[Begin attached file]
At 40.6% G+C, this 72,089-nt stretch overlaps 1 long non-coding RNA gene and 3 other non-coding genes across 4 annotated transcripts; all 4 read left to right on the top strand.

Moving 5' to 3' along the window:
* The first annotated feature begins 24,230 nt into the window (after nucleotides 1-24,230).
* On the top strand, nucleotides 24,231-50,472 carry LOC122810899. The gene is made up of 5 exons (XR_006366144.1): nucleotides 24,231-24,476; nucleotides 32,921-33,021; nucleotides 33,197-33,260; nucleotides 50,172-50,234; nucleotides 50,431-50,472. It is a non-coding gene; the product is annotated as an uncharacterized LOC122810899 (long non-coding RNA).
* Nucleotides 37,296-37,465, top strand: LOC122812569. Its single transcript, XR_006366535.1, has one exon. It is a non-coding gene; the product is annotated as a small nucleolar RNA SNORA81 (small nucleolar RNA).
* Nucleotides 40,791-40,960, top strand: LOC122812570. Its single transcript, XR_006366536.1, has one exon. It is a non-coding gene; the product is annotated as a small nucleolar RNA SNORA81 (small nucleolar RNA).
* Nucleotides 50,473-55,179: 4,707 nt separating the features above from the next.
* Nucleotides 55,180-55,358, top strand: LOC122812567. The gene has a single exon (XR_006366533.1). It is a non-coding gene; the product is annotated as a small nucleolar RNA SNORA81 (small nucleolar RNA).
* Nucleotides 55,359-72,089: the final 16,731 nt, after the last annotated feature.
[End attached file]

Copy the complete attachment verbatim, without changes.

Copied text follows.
At 40.6% G+C, this 72,089-nt stretch overlaps 1 long non-coding RNA gene and 3 other non-coding genes across 4 annotated transcripts; all 4 read left to right on the top strand.

Moving 5' to 3' along the window:
* The first annotated feature begins 24,230 nt into the window (after nucleotides 1-24,230).
* On the top strand, nucleotides 24,231-50,472 carry LOC122810899. The gene is made up of 5 exons (XR_006366144.1): nucleotides 24,231-24,476; nucleotides 32,921-33,021; nucleotides 33,197-33,260; nucleotides 50,172-50,234; nucleotides 50,431-50,472. It is a non-coding gene; the product is annotated as an uncharacterized LOC122810899 (long non-coding RNA).
* Nucleotides 37,296-37,465, top strand: LOC122812569. Its single transcript, XR_006366535.1, has one exon. It is a non-coding gene; the product is annotated as a small nucleolar RNA SNORA81 (small nucleolar RNA).
* Nucleotides 40,791-40,960, top strand: LOC122812570. Its single transcript, XR_006366536.1, has one exon. It is a non-coding gene; the product is annotated as a small nucleolar RNA SNORA81 (small nucleolar RNA).
* Nucleotides 50,473-55,179: 4,707 nt separating the features above from the next.
* Nucleotides 55,180-55,358, top strand: LOC122812567. The gene has a single exon (XR_006366533.1). It is a non-coding gene; the product is annotated as a small nucleolar RNA SNORA81 (small nucleolar RNA).
* Nucleotides 55,359-72,089: the final 16,731 nt, after the last annotated feature.